Agnes Hopetoun and her three siblings find life very different after the death of their father. They must move with their mother from a large comfortable home to a little house on the edge of the village; and the eldest son must relinquish his dream of medical school. The arrival of old Uncle James from the west indies adds more complications.
Biographical and other notes
This children's book seems at first glance to fit the category of didactic, or moralistic, fiction for children, a Victorian genre notable for its artificial focus on piety and good works. But Margaret Oliphant's focus is on genuine human issues - how to face life's challenges, move forward after setbacks, resolve ethical dilemmas - all explored through the story of a delightful little family.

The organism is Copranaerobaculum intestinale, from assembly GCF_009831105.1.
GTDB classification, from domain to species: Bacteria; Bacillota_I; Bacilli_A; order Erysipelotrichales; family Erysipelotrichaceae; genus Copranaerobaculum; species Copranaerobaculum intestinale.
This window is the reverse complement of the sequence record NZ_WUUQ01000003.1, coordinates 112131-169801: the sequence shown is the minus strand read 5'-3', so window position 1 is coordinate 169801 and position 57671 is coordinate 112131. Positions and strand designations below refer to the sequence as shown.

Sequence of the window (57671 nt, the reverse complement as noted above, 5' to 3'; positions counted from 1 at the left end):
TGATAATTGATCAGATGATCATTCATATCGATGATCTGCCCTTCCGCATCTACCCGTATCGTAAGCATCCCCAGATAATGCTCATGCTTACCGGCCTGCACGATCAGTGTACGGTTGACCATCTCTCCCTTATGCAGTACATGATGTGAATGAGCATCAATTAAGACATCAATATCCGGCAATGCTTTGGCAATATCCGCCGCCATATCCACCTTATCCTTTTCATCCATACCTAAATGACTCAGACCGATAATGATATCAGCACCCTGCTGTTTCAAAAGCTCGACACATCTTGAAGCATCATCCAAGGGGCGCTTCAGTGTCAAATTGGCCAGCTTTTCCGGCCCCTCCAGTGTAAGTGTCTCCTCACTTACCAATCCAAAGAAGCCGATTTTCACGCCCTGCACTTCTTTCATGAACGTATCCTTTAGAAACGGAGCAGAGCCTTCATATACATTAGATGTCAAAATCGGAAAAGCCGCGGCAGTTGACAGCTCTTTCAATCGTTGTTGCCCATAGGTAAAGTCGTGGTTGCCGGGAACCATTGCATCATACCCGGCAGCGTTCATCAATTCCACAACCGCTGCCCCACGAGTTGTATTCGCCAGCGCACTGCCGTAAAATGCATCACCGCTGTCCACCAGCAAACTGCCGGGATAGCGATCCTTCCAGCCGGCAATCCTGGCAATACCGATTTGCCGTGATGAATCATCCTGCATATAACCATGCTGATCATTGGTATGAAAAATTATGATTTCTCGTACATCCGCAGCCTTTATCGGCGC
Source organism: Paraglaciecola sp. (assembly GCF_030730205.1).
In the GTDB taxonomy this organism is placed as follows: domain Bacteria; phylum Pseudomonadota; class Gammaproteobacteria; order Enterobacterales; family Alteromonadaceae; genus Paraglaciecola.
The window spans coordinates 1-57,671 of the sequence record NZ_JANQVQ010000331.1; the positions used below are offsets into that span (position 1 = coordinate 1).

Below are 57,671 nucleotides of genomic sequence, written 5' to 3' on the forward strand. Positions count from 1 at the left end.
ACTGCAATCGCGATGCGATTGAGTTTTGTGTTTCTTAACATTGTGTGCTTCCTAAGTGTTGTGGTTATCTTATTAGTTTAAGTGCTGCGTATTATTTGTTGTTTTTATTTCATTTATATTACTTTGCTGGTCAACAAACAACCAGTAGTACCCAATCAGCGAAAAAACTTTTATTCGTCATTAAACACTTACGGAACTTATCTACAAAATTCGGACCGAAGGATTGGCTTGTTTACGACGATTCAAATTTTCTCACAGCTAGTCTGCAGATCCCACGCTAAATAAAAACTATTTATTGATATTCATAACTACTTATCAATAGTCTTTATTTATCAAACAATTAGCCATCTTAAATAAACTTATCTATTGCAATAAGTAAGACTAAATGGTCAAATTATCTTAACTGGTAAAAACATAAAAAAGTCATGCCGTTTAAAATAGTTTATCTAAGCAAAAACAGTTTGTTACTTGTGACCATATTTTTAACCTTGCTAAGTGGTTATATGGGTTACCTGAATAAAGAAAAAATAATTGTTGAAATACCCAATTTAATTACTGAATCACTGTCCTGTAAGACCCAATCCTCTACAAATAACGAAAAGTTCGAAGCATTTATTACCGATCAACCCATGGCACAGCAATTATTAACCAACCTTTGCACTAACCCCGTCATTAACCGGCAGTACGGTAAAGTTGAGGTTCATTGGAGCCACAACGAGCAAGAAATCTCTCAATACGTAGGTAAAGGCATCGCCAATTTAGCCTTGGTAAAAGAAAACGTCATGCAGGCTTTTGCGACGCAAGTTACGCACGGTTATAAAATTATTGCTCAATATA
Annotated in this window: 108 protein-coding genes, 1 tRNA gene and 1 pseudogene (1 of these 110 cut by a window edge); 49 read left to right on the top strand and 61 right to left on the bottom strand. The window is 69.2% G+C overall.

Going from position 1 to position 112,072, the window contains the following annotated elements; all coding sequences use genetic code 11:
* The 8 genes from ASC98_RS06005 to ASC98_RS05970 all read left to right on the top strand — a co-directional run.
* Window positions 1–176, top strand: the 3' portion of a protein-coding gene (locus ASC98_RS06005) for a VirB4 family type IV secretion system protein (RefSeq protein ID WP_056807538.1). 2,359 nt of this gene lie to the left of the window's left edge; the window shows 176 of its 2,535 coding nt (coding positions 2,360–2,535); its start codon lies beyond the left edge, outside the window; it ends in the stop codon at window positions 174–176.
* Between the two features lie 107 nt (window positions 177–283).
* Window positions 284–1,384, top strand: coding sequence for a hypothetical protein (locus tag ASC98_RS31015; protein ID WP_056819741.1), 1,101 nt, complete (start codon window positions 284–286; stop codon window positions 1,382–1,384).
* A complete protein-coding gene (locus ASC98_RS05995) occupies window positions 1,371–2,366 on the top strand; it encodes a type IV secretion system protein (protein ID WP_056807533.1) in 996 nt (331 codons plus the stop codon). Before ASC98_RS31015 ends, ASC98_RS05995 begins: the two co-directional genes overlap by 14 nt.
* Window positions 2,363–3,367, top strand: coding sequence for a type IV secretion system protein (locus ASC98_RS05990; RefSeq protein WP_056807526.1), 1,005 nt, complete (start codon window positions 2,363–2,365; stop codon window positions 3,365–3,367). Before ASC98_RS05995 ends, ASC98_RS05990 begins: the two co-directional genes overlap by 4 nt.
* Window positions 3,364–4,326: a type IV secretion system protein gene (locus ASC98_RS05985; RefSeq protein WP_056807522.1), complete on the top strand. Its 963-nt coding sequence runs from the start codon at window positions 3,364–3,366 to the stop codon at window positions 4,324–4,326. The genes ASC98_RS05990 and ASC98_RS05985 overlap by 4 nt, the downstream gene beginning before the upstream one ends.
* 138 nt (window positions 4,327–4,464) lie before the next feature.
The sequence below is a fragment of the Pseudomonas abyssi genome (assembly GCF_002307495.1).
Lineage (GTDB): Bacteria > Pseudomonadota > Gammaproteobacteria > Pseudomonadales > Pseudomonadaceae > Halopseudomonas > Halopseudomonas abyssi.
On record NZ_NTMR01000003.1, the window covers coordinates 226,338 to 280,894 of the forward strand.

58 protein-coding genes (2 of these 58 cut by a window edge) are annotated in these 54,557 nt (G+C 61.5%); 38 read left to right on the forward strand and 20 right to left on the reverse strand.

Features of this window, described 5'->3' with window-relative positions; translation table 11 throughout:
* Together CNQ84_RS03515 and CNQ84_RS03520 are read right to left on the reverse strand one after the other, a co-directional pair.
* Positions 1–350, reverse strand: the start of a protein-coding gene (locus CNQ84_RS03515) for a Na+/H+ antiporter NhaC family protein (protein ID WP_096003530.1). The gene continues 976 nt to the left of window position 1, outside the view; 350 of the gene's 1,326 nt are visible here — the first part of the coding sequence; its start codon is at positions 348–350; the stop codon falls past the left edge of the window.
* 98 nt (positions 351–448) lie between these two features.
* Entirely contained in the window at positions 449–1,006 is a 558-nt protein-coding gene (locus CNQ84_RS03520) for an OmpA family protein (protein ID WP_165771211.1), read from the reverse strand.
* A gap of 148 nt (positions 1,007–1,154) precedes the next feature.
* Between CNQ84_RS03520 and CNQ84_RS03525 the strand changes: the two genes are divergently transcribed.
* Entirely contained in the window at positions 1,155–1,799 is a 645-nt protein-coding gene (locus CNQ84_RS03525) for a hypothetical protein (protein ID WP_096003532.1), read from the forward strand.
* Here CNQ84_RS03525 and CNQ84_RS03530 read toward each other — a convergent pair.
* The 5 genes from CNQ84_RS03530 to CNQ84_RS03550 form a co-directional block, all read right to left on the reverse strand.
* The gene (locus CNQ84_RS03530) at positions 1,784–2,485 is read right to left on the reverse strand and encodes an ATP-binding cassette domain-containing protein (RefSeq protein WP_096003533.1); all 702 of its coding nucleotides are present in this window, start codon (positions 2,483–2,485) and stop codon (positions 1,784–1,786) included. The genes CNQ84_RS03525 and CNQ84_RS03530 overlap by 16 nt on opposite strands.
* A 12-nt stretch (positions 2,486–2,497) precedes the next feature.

The story is of course fictional, but in portraying 10-year-old Agnes, who seems thoughtful and analytical beyond her years, Mrs Oliphant may have thought back to herself at that age.
British publishing information
First edition: Macmillan and Co. 1858 (1859 on title page)